Note:  Do not rely on this information. It is very old.

Hampden John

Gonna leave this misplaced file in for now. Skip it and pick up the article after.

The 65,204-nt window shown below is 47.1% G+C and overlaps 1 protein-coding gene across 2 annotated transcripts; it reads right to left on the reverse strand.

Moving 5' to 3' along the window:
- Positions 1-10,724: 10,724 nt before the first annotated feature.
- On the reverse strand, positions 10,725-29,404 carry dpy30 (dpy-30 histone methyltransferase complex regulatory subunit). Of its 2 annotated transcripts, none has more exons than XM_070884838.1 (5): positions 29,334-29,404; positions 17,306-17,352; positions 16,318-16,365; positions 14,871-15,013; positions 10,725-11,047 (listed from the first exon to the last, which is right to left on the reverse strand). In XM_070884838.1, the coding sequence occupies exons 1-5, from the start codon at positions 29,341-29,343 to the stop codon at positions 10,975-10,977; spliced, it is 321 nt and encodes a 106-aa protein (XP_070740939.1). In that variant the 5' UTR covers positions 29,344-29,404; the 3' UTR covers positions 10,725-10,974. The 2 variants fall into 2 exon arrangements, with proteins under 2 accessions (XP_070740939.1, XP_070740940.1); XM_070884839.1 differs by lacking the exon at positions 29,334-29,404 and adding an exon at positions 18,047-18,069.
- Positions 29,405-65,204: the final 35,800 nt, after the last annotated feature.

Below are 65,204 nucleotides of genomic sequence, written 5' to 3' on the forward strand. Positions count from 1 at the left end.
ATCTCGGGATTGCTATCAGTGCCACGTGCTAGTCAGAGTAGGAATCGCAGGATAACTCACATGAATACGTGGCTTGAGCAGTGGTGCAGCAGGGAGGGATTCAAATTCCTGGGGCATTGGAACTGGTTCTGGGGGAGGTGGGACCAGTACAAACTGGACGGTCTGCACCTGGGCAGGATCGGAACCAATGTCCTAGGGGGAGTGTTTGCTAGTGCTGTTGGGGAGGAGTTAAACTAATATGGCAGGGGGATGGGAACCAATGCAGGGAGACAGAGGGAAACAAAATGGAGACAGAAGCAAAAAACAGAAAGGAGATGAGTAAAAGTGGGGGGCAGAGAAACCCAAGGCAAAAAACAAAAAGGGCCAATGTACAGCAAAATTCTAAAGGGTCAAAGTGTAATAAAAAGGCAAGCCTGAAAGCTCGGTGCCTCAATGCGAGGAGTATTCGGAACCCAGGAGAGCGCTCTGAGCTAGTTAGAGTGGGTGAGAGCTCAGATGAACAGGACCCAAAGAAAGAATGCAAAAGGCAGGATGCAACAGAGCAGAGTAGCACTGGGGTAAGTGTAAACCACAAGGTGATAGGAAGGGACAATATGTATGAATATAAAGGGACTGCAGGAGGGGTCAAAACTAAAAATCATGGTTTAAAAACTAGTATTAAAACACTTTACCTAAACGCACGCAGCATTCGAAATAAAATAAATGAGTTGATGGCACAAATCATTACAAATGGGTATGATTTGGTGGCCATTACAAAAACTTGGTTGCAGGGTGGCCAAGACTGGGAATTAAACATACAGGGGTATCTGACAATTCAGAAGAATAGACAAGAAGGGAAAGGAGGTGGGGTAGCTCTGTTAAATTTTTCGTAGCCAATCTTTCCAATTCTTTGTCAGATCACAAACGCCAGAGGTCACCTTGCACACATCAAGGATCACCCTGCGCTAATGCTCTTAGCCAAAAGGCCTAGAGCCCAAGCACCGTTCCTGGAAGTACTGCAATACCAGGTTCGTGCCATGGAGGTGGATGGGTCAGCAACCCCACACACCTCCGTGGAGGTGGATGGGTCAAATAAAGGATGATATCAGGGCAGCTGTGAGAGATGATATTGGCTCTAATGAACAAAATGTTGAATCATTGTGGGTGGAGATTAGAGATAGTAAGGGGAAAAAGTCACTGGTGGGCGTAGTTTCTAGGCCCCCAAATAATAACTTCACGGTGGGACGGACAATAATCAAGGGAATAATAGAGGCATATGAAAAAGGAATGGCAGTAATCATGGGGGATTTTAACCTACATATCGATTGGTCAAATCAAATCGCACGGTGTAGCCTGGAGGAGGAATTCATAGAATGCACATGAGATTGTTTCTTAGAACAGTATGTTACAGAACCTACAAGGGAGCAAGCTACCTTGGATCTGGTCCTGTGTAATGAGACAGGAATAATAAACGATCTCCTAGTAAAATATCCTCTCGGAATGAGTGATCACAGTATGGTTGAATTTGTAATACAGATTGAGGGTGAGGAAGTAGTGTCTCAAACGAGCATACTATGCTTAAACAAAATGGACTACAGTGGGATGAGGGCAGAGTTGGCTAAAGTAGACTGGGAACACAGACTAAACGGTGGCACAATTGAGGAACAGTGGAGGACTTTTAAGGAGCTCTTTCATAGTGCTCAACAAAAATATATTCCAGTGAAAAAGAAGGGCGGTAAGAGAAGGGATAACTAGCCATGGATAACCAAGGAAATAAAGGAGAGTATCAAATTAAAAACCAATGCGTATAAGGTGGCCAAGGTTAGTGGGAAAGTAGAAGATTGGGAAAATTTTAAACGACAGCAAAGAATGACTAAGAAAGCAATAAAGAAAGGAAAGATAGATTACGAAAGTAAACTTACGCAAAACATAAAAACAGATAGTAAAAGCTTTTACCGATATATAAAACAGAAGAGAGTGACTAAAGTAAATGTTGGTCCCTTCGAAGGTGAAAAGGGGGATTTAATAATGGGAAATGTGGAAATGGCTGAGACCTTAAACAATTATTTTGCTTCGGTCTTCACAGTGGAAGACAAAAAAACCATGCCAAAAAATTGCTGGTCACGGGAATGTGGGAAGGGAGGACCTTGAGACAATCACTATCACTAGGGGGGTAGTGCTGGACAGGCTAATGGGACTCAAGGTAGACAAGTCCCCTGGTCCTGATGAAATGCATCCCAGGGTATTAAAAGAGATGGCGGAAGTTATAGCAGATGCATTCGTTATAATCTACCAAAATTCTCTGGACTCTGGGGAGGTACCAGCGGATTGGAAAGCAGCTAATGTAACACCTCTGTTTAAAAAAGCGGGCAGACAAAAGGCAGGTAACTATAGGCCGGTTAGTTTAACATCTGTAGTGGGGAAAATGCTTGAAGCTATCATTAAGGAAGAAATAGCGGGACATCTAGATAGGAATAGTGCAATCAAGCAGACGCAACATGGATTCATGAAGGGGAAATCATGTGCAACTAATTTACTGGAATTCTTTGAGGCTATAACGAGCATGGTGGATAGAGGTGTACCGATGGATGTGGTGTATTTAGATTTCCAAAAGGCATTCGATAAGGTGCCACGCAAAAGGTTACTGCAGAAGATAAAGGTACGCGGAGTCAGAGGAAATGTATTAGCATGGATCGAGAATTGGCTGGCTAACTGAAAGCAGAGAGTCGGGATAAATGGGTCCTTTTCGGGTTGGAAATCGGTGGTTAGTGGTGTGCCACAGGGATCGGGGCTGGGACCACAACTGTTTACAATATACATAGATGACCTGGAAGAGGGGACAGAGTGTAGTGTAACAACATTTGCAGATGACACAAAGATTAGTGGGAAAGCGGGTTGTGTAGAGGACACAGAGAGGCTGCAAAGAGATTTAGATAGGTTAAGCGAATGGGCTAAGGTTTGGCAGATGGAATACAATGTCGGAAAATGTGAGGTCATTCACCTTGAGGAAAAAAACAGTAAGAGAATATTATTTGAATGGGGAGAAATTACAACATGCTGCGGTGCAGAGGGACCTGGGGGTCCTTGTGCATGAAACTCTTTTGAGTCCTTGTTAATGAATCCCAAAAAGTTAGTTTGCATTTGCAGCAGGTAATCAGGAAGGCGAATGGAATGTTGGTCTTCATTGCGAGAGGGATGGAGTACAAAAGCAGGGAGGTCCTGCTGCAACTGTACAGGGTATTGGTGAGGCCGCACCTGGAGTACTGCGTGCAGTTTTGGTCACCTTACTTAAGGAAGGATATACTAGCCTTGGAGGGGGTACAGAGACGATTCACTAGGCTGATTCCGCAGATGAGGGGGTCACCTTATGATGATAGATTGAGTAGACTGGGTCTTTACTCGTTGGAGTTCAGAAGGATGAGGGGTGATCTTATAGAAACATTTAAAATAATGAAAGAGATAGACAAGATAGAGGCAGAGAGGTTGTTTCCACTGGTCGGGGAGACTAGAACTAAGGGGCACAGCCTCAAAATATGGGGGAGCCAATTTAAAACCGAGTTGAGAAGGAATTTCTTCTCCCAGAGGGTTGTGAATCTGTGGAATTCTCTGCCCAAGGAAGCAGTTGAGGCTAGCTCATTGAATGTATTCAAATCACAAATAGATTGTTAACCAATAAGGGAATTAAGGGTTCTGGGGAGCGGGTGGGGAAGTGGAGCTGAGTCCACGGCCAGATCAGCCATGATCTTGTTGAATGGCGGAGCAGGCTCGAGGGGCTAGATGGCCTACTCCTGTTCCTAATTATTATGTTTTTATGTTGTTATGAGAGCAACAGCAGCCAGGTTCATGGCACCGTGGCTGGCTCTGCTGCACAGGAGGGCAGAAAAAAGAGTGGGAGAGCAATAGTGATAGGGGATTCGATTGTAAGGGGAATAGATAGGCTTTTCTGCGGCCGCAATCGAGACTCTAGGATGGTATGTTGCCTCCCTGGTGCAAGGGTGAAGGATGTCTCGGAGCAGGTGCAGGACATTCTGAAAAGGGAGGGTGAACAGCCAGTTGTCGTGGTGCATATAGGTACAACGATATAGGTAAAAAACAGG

Hampden, John (1594-1643), a renowned English patriot, was descended from an ancient Buckinghamshire family. His mother was the sister of Oliver Cromwell's father. He was educated at Magdalen College, Oxford, and studied law at the Inner Temple. In 1621 he was returned to Parliament as member for Grampound. In the early Parliaments of Charles I., in which he represented Wendover - he associated himself with Eliot, Pym, and the other members who withstood the king's attempts to rule as an autocrat. In 1627 he was imprisoned for a short time for refusing to contribute to a forced loan. When Charles proceeded in 1637 to levy ship-money from inland as well as maritime towns, Hampden refused to pay the tax. He was summoned before the Court of Exchequer, and seven out of the twelve judges declared against him; but his determined attitude had already done much to encourage the opposition to the king's demands. Hampden sat in the Short Parliament of 1640, was returned to the Long Parliament as member for the county of Buckingham, and took a leading part in Strafford's impeachment. He was one of the five members whom Charles attempted to seize in the House in January, 1642. When the Civil War broke out he was placed in command of a regiment, which he had himself raised, in the army of the Earl of Essex. After distinguishing himself at Edgehill and elsewhere, he was slain in a skirmish with a troop of horse under Prince Rupert at Chalgrove Field near Thame in June, 1643.